updated 9/22/2005 4:14:53 PM ET 2005-09-22T20:14:53

Deep underground somewhere in south-east England, security experts have built a data hosting center almost entirely based on open source operating systems.

The cryptologists at the Bunker, an ex-Nato anti-nuclear hideout owned by a data hosting group also known as the Bunker, are so confident of good security, that they say they have no need for firewalls – the tools commonly used for keeping hackers away.

"We secure each system for its services rather than relying on firewalls to do that," says Adam Laurie, technical director at the Bunker. "We will use [firewalls] now and then but they are open source – if customers request them and if we're involved with the design process."

Laurie believes that open source operating systems, such as Linux and BSD, are more secure than Microsoft's various versions of Windows. (MSNBC is a Microsoft-NBC joint venture.)

He says: "The problem with Windows is that it's not designed as a server technology. It is designed to offer a service to end-users and I've never understood why you would use that. Part of the problem is that they are always adding features that could cause problems and there are a 1m back doors."

The superiority of open source security over Microsoft has almost reached the status of conventional wisdom. But is it true?

Much of the answer depends on which products are being compared. But one way of measuring the quality of software is to look at the number of weaknesses that hackers or virus writers exploit to disrupt systems.

In many cases, people who discover vulnerabilities submit their findings to Microsoft and open source developers. The developers then attempt to release patches that bung the holes as quickly as possible.

"With open source, it means you can get to a community and get a patch in relatively little time," says Howard Schmidt, the former White House cyber security adviser. "Whereas with Microsoft in a production environment, you will get a high quality product but it may take longer. But I would encourage both sides to make better coding in their programs so they are less vulnerable."

Between April and August this year, vulnerability experts at Secunia issued 21 warnings of flaws in Windows XP Professional. Of these, 1 percent were dubbed "critical" requiring urgent attention, and 24 percent were still awaiting patches by Microsoft at the time of writing. In the same period, Secunia issued 26 warnings for Novell's SUSE Linux 9.3, all of which have been patched and none of which were considered critical.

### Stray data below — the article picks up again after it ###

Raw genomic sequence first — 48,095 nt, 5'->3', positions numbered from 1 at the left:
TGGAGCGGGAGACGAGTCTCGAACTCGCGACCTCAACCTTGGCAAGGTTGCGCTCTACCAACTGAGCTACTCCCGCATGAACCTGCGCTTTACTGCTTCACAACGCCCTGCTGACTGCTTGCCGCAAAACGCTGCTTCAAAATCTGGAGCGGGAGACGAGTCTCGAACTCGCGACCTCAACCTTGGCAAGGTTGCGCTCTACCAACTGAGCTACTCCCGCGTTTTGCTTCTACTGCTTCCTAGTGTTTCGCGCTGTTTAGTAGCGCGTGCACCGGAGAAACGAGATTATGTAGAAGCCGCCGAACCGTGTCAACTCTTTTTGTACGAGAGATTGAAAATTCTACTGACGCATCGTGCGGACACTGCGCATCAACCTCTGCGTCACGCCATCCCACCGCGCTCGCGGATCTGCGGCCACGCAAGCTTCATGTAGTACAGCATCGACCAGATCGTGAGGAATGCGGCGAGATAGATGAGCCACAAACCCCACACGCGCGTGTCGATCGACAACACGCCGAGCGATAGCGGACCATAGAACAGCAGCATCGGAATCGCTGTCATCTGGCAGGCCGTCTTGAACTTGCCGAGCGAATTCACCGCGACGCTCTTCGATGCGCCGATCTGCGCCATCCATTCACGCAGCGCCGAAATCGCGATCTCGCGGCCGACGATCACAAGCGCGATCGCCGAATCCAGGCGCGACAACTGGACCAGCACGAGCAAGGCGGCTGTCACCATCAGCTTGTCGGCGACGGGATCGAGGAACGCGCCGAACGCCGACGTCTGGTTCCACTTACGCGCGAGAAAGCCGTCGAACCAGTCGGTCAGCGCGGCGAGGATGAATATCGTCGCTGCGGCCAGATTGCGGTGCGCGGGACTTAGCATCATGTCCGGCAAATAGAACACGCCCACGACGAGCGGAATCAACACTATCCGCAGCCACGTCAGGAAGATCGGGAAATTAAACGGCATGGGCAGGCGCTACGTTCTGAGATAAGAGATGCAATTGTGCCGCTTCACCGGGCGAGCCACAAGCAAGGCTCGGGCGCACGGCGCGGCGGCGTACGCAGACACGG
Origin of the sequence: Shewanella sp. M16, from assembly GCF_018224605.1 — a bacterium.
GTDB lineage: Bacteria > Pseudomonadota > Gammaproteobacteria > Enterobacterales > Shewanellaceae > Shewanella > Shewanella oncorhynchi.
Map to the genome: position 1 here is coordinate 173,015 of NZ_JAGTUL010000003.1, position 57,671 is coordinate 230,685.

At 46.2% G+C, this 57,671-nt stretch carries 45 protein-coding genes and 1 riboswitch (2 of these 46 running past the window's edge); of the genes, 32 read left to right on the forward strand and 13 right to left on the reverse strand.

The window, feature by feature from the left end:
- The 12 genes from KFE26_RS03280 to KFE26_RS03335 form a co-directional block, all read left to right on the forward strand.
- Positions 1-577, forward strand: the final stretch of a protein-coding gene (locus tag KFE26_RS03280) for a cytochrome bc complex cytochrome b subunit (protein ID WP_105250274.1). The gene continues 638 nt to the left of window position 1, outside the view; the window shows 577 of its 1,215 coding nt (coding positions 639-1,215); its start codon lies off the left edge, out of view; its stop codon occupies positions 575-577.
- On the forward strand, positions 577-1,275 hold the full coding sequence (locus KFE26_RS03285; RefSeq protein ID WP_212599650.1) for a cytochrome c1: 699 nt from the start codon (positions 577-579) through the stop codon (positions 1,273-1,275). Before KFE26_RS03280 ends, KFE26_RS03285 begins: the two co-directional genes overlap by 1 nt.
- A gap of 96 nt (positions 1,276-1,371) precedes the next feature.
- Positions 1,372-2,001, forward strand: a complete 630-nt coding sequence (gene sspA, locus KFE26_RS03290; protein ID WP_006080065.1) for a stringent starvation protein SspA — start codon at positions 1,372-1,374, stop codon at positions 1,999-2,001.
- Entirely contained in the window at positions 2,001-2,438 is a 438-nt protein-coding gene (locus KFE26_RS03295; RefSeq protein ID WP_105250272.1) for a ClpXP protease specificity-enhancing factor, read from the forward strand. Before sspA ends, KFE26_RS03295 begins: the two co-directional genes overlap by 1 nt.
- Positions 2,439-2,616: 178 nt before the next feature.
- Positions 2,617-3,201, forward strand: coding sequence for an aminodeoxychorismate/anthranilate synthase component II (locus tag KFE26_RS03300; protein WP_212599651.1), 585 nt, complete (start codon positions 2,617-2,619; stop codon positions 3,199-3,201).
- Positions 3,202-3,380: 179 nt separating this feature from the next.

Vulnerability experts at SANS, the security organization, say security cannot be measured by patches alone, as an operating system is only as secure as its administrator makes it.

"It's not the operating system that is weak, it's the configuration," says Johannes Ullrich, chief technical officer at the SANS Internet Storm Center. "A skilled administrator can fix this, or an unskilled one can make it worse."

Andrew Yeomans, vice-president of global information security at Dresdner Kleinwort Wasserstein, says there is not much to gain from counting patches: "For me, the main question is 'Can I keep Microsoft or Open Source secure?' to which the answer is 'Yes' to both, but at present it costs less for Linux than it does for Windows."

Security accounts for a large part of the total cost of ownership of a product, as time-consuming tweaks are often required.

Research from Yankee Group analysts found that 88 per cent of companies said Microsoft's Windows Server 2003 was equal to or better in reliability than Linux.

"I'm a bit wary of people who say open source is more secure," says James Govenor, an analyst at Red Monk. "In coding, I think Microsoft is ahead as it is allocating resources to a particular problem."

Governor says that since the release of the update Windows XP service pack 2, Microsoft has tried to change its approach and develop software more securely.

The Yankee Group's report also found that 73 per cent of companies use Windows 2000 or 2003 as server technology, with the rest mostly using some form of Open Source.

Microsoft has long argued that more hackers and virus writers target its operating systems because of its larger market share. But according to, where hackers document their activity, more people are attacking Linux operating systems for website defacements.

In December 2004, there were 6,101 recorded attacks on the Open Source web server Apache and half that number on Microsoft's IIS. There were also fewer general attacks on Windows (25,527) and BSD (724) than on Linux (27,245).

While the debate rages, companies appear to be mixing and matching the best tools for the job at hand.

"I see both of them working hard to resolve vulnerabilities and they are both fast to get patches out on a regular basis so that it's not disruptive," adds Schmidt. "I don't think either is better – there's a place for both in this world which is why I use both."

And even Laurie, an open source advocate, concedes that Microsoft has improved its security: "On the positive side, they are doing auto updates. It's still closed-source though."

© The Financial Times Ltd 2013. "FT" and "Financial Times" are trademarks of the Financial Times.


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